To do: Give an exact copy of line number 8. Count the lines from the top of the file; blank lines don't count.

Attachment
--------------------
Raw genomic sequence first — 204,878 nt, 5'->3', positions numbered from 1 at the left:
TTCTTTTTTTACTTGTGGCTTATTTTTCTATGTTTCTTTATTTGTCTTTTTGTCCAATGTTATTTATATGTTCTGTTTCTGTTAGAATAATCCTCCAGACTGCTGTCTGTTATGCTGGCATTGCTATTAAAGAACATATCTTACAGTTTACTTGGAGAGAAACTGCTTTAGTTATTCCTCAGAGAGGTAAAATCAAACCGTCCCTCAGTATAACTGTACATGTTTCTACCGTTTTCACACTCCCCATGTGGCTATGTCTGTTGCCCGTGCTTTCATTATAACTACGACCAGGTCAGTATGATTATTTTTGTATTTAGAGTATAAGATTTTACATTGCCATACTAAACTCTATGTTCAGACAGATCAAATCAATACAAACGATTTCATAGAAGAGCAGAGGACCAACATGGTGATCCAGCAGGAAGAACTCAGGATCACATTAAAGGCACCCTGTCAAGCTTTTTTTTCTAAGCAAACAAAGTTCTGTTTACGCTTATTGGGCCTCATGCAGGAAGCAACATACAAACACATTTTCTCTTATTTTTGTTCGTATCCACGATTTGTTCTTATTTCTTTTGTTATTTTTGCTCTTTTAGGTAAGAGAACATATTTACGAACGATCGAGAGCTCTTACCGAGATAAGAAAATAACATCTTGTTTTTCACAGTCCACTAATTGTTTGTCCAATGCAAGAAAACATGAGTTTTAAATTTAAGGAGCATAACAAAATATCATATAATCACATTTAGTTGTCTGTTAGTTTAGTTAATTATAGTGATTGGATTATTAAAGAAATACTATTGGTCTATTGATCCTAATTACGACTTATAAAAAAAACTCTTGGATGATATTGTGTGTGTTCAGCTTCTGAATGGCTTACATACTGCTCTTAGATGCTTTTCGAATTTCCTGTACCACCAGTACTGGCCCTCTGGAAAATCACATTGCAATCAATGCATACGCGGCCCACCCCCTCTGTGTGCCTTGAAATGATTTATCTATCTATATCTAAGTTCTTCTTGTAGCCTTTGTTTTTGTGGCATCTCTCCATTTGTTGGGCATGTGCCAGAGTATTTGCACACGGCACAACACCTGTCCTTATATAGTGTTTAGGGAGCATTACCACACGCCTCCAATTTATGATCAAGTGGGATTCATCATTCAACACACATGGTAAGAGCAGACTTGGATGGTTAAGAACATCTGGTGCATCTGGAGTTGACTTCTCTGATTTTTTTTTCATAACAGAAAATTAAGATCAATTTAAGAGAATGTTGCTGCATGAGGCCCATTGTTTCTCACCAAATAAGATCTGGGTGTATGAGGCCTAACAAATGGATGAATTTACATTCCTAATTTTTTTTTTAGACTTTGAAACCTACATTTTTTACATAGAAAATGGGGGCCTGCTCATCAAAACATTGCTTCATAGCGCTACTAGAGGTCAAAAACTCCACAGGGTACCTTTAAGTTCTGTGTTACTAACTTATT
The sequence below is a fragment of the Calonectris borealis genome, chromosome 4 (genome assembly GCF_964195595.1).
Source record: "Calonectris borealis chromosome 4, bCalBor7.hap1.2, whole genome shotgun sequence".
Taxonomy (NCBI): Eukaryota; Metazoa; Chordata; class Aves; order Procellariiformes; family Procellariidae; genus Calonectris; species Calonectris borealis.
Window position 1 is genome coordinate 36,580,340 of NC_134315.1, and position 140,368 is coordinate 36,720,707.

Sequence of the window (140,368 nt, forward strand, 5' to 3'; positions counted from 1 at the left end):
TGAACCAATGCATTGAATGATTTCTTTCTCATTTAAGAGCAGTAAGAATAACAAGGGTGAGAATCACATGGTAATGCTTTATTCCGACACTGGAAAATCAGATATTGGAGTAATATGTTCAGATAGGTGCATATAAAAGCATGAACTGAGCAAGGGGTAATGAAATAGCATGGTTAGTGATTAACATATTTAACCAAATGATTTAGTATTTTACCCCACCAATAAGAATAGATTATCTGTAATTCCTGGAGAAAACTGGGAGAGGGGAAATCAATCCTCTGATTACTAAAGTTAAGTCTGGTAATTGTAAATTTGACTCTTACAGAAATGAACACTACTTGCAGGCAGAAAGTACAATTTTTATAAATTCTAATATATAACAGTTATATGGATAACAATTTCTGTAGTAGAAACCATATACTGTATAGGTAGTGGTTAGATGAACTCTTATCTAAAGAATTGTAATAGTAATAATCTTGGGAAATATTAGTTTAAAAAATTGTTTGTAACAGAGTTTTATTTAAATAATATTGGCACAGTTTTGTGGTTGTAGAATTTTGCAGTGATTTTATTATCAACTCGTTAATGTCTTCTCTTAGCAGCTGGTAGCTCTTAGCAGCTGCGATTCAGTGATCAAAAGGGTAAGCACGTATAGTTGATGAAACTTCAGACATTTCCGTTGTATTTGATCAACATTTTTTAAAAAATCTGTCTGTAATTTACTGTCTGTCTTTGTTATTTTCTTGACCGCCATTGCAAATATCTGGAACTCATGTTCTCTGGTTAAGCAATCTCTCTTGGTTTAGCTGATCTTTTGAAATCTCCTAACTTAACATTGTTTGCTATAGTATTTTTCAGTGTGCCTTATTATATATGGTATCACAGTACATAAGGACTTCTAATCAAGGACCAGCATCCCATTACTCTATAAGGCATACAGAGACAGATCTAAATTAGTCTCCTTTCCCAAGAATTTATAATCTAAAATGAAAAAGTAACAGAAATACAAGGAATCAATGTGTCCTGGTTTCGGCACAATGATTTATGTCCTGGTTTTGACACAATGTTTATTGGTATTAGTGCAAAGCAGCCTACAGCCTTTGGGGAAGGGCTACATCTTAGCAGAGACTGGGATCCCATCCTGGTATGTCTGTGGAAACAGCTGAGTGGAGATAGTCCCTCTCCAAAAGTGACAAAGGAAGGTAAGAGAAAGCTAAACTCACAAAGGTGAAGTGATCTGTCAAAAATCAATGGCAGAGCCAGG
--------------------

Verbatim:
TGAACCAATGCATTGAATGATTTCTTTCTCATTTAAGAGCAGTAAGAATAACAAGGGTGAGAATCACATGGTAATGCTTTATTCCGACACTGGAAAATCAGATATTGGAGTAATATGTTCAGATAGGTGCATATAAAAGCATGAACTGAGCAAGGGGTAATGAAATAGCATGGTTAGTGATTAACATATTTAACCAAATGATTTAGTATTTTACCCCACCAATAAGAATAGATTATCTGTAATTCCTGGAGAAAACTGGGAGAGGGGAAATCAATCCTCTGATTACTAAAGTTAAGTCTGGTAATTGTAAATTTGACTCTTACAGAAATGAACACTACTTGCAGGCAGAAAGTACAATTTTTATAAATTCTAATATATAACAGTTATATGGATAACAATTTCTGTAGTAGAAACCATATACTGTATAGGTAGTGGTTAGATGAACTCTTATCTAAAGAATTGTAATAGTAATAATCTTGGGAAATATTAGTTTAAAAAATTGTTTGTAACAGAGTTTTATTTAAATAATATTGGCACAGTTTTGTGGTTGTAGAATTTTGCAGTGATTTTATTATCAACTCGTTAATGTCTTCTCTTAGCAGCTGGTAGCTCTTAGCAGCTGCGATTCAGTGATCAAAAGGGTAAGCACGTATAGTTGATGAAACTTCAGACATTTCCGTTGTATTTGATCAACATTTTTTAAAAAATCTGTCTGTAATTTACTGTCTGTCTTTGTTATTTTCTTGACCGCCATTGCAAATATCTGGAACTCATGTTCTCTGGTTAAGCAATCTCTCTTGGTTTAGCTGATCTTTTGAAATCTCCTAACTTAACATTGTTTGCTATAGTATTTTTCAGTGTGCCTTATTATATATGGTATCACAGTACATAAGGACTTCTAATCAAGGACCAGCATCCCATTACTCTATAAGGCATACAGAGACAGATCTAAATTAGTCTCCTTTCCCAAGAATTTATAATCTAAAATGAAAAAGTAACAGAAATACAAGGAATCAATGTGTCCTGGTTTCGGCACAATGATTTATGTCCTGGTTTTGACACAATGTTTATTGGTATTAGTGCAAAGCAGCCTACAGCCTTTGGGGAAGGGCTACATCTTAGCAGAGACTGGGATCCCATCCTGGTATGTCTGTGGAAACAGCTGAGTGGAGATAGTCCCTCTCCAAAAGTGACAAAGGAAGGTAAGAGAAAGCTAAACTCACAAAGGTGAAGTGATCTGTCAAAAATCAATGGCAGAGCCAGG